Bei der Lektüre dieses Economist-Artikels kam mir der Gedanke einer Ideensammlung für das Einhorn-Shorten.
Aber erst einmal zu dem Artikel und seinen in meinen Augen wichtigsten Thesen
"A stampede of mythical proportions
The wave of unicorn IPOs reveals Silicon Valley’s groupthink"
Thesen des Artikels:
1. Die einst seltenen "Einhorn-Firmen" sind eine Massenerscheinung geworden.
When Aileen Lee, the founder of Cowboy Ventures, an investment fund, gave the word “unicorn” its current connotation in 2013, she saw the term as betokening something both wonderful and rare. Back then, that made sense. In 2013 Ms Lee found just 38 unicorns in America.
Today there are 156, and slightly more than that elsewhere, according to CB Insights, a data provider.
2. Einhörner werden mittlerweile gewissermaßen industriell produziert.
After the debacle of the dotcom bust, things got more serious. As size became increasingly valued, ways to build it were developed. Today there is a “new regime of company formation”, according to Martin Kenney and John Zysman, of the University of California in Davis and Berkeley, respectively, the authors of a paper entitled “Unicorns, Cheshire Cats, and the New Dilemmas of Entrepreneurial Finance”. The design and manufacture of unicorns has become industrialised, and many of the ingredients needed are available on tap as online services. Smartphones let the companies distribute what they offer at home and abroad, social media let them market it and cloud computing lets them ramp up as demand grows.
3. Es gab eine industrielle und finanzielle Logik, einen Börsengang hinauszuzögern
After the dotcom bubble burst, new rules intended to protect investors, particularly the Sarbanes-Oxley Act, made going public much more burdensome. The JOBS Act of 2012 subsequently increased the number of shareholders beyond which startups must disclose financial information from 500 to 2,000, excluding holders of stock options. That made it easier to stay private longer.
And there was no significant shortage of private capital willing, indeed eager, to help with that. A dearth of interesting alternative investments and endemic fear of missing out saw institutional investors, often from hedge and sovereign-wealth funds, eager to join in ever larger rounds of financing. As Randy Komisar, a venture capitalist at Kleiner Perkins, puts it: “Silicon Valley’s lust for scaling...is more a result of the desires of capital than the needs of innovation.” Last year investors financed more than 120 rounds of more than $100m, CB Insights says.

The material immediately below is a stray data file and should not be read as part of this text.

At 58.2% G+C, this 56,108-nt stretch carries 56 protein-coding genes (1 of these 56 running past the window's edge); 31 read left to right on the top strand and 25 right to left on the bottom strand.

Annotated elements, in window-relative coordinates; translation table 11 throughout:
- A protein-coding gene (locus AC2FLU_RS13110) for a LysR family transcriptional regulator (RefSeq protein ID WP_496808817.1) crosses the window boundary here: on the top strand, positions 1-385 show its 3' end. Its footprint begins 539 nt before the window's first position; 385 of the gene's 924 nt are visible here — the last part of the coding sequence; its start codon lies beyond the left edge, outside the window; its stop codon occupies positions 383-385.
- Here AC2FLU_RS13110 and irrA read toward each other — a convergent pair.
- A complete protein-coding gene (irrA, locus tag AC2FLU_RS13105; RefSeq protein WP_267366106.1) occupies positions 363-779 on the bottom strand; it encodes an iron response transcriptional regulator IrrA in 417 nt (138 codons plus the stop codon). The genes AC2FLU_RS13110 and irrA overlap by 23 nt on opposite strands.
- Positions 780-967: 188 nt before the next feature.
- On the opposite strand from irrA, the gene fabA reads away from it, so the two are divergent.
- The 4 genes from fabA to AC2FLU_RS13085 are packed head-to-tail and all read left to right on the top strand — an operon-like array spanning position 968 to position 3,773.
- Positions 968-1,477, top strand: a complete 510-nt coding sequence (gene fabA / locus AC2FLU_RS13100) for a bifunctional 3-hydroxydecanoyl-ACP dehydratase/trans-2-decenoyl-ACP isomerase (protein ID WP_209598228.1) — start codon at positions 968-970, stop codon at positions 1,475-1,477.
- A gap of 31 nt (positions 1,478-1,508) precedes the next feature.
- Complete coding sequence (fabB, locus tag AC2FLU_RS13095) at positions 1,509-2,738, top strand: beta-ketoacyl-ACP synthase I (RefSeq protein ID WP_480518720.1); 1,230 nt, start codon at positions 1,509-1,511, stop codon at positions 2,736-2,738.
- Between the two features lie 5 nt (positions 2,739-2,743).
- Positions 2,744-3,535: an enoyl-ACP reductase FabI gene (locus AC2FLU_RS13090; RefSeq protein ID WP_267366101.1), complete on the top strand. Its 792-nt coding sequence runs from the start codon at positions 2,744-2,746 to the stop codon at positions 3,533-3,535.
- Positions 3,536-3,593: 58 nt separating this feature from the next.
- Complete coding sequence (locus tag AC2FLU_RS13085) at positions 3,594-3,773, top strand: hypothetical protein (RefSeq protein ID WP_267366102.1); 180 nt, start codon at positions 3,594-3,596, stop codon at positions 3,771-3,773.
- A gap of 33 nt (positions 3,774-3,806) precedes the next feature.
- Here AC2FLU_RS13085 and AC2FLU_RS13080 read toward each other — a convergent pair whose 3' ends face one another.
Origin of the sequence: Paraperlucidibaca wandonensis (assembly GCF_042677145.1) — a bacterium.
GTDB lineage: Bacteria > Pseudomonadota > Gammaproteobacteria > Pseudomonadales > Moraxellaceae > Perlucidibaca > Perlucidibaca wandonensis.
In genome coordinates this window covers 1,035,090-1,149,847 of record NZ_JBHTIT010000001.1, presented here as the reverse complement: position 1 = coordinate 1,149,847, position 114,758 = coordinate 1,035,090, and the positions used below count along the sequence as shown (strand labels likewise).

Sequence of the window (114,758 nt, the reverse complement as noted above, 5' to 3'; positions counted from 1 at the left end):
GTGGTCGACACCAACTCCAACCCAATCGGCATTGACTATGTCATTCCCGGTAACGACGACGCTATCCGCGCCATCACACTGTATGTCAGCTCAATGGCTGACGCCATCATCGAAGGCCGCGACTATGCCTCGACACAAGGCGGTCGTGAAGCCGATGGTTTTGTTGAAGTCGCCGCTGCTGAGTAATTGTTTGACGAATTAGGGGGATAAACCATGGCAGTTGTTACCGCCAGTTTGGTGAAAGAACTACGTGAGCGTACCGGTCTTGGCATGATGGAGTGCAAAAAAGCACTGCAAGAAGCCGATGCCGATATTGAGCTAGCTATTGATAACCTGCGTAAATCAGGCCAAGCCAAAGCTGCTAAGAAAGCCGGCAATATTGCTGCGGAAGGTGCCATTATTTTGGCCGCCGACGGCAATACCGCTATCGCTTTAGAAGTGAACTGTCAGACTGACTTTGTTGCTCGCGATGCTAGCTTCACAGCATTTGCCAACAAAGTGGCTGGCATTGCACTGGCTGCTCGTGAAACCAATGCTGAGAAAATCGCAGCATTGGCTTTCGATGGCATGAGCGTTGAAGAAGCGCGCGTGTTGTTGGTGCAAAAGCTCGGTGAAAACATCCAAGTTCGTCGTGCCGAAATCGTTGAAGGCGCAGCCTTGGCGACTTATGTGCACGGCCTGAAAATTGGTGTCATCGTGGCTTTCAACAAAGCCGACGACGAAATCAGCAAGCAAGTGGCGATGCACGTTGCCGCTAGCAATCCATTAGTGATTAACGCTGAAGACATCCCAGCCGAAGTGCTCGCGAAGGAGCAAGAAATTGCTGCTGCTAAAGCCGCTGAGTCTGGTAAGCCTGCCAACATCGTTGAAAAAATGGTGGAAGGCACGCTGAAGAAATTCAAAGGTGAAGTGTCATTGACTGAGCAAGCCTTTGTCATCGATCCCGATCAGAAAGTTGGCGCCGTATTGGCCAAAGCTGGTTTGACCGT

4. Mittlerweile besteht eine industrielle Logik, an die Börse zu gehen - und zwar schnell
At last, though, according to Barrett Daniels, an IPO expert at Deloitte, an auditing and consulting firm, a number of factors have come together to bring this period of reticence to an end. A lot of venture-capital funds were started around 2010, and they mostly have a ten-year term; investors want to cash out. A number of public listings last year showed that public markets have a big appetite for tech shares. And the window of opportunity may soon close; a global downturn would both limit investors’ appetite and severely test some of the unicorns’ business models.
Much the same might happen if a number of IPOs failed to live up to their hype. So again the incentives are to go big and go quick. The move to the exits is not quite a stampede, but it is a pretty concerted group trot, even a canter. As many as 235 venture-backed American firms have plans to go public this year, says Ms Smith.
5. Die große Mehrzahl der Einhörner schreibt Verluste - hohe Verluste
But what they also lack, in 11 cases out of 12, are profits. Today, according to Jay Ritter of the University of Florida, 84% of companies pursuing IPOs have no profits. That is remarkably high. Ten years ago, the proportion was just 33%. To see profitlessness as rampant as today’s you have to go back to the peak of the dotcom boom in 2000.
Back then the promise (one soon and spectacularly broken) was that profits would follow once the companies grew. This time round, though, the profit-free companies have already grown. Indeed our panel has burned through $47bn doing so (see chart 2); its companies got through $14bn in 2018 alone. This is profligate even by the standards of Amazon, which before and after its IPO was seen as a particularly profit-averse company; it had cumulative losses of $3bn between 1995 and 2002. Uber lost almost $4bn just last year, excluding exceptional items.
6. Die Risiken sind beträchtlich
If all this dearly bought growth has not supplied profits, what will? The unicorns have three answers: yet more growth; more spending by existing customers; and higher margins. The first is not necessarily that plausible. Among the companies in our panel that disclosed the number of customers they have in America, growth slowed to 9% last year. Though priding themselves on their overall user numbers, the firms in our panel are reluctant to reveal details of customer churn—how often customers switch to rival firms or switch off completely.
What is more, few of the firms sit behind barriers to entry as strong as those that protected Alibaba, Facebook and Google. They can lose customers as well as gain them. Lots of property companies can rent out office space, as WeWork does. Spotify customers can get music from Apple, too. Drivers often toggle between Lyft and Uber apps; so do passengers. There are already several big Chinese e-commerce firms to choose from.